Each day, the Tamil Nadu Assembly’s proceedings begin with the question hour at 9 a.m. After an hour of questions, it is time for a brief “zero hour” where any MLA can raise any issue. Usually, in the Tamil Nadu Assembly, issues are raised after prior intimation to the Speaker. After this, about three hours are spent on the presentation of a demand and a debate on the particular subject. Bills are usually the last agenda on the subject, and are clubbed together for the last few days of the Assembly session.

The essence is that Karunanidhi had taken an exchange over one Bill which had lasted a little over a few minutes—in an Assembly proceeding which lasted for over four hours—and chosen to highlight that Jayalalithaa and her government were not protectors of the Tamil language, and that they would destroy Tamil tradition.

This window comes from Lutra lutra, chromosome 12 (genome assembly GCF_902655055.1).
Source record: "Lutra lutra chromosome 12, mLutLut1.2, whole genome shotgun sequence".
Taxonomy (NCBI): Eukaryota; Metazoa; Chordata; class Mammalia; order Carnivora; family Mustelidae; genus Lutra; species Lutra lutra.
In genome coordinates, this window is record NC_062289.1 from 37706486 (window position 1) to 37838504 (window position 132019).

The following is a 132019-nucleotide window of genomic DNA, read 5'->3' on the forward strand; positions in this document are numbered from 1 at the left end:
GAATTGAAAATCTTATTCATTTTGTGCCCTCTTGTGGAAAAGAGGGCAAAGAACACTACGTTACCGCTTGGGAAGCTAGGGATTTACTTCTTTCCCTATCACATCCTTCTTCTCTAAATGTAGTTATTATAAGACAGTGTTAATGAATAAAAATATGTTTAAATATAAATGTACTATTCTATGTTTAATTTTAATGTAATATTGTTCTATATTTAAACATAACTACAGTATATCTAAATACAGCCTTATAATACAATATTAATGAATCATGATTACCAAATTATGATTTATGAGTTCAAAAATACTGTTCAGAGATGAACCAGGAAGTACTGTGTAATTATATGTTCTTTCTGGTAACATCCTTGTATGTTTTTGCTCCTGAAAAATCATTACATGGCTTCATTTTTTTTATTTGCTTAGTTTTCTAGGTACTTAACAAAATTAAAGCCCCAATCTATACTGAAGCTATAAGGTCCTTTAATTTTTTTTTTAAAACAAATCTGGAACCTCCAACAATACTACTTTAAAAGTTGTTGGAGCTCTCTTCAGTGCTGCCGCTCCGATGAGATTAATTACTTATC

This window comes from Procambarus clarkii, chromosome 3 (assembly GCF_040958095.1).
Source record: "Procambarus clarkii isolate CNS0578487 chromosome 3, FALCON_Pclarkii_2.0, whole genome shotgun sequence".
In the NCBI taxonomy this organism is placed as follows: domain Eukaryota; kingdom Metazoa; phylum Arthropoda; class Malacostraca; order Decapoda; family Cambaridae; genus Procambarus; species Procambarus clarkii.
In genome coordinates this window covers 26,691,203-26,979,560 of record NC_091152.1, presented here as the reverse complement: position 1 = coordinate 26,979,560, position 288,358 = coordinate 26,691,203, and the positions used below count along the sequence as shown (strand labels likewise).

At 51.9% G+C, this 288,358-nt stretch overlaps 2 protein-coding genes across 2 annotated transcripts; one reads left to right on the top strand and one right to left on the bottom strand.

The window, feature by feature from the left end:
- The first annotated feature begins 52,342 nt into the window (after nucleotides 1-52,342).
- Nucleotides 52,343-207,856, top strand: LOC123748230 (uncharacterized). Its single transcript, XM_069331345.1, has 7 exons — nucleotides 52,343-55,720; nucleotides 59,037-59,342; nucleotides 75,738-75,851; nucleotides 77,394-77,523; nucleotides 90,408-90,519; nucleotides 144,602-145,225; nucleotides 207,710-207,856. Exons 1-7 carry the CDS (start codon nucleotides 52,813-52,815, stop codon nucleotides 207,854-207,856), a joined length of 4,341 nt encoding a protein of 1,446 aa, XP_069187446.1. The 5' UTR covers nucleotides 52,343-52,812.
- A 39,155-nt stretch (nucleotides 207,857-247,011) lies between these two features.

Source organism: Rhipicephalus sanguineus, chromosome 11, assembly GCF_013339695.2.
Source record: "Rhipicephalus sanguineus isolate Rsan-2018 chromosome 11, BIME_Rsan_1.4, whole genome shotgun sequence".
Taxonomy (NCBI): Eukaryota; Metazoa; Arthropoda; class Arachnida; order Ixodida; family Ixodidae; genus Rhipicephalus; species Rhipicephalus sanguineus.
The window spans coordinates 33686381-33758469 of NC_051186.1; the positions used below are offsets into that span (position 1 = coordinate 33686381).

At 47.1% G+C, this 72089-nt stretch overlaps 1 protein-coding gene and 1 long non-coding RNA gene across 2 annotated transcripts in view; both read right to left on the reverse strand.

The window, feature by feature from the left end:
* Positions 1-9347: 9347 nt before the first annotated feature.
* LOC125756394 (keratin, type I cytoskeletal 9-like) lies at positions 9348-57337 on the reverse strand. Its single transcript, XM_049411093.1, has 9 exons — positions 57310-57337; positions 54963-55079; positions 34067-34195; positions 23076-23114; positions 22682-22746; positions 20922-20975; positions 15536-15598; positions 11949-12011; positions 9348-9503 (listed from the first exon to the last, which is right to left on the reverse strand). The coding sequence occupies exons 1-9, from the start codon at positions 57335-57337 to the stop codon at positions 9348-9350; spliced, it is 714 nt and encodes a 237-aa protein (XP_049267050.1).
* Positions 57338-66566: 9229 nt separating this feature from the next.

These themes returned every once in a while to the front pages of Murasoli, The Rising Sun (the English newspaper that the DMK brought out), Karunanidhi’s speeches, his poetry, his dialogues in films, and in any other platform that was possible. There were a few such recurring themes in Karunanidhi’s mass communication strategy. Jayalalithaa’s autocratic mode of functioning was the first one; the second one, that was highlighted across many platforms, was the corruption in the AIADMK (All India Anna Dravida Munnetra Kazhagam) government and the manner in which its Ministers were being treated. A third focus was on the maladministration of the AIADMK government and its insensitive nature of governance. Karunanidhi connected with people by playing on issues of everyday concern, such as leading an agitation against a hike in power tariff and transport rates.

Murasoli as party organ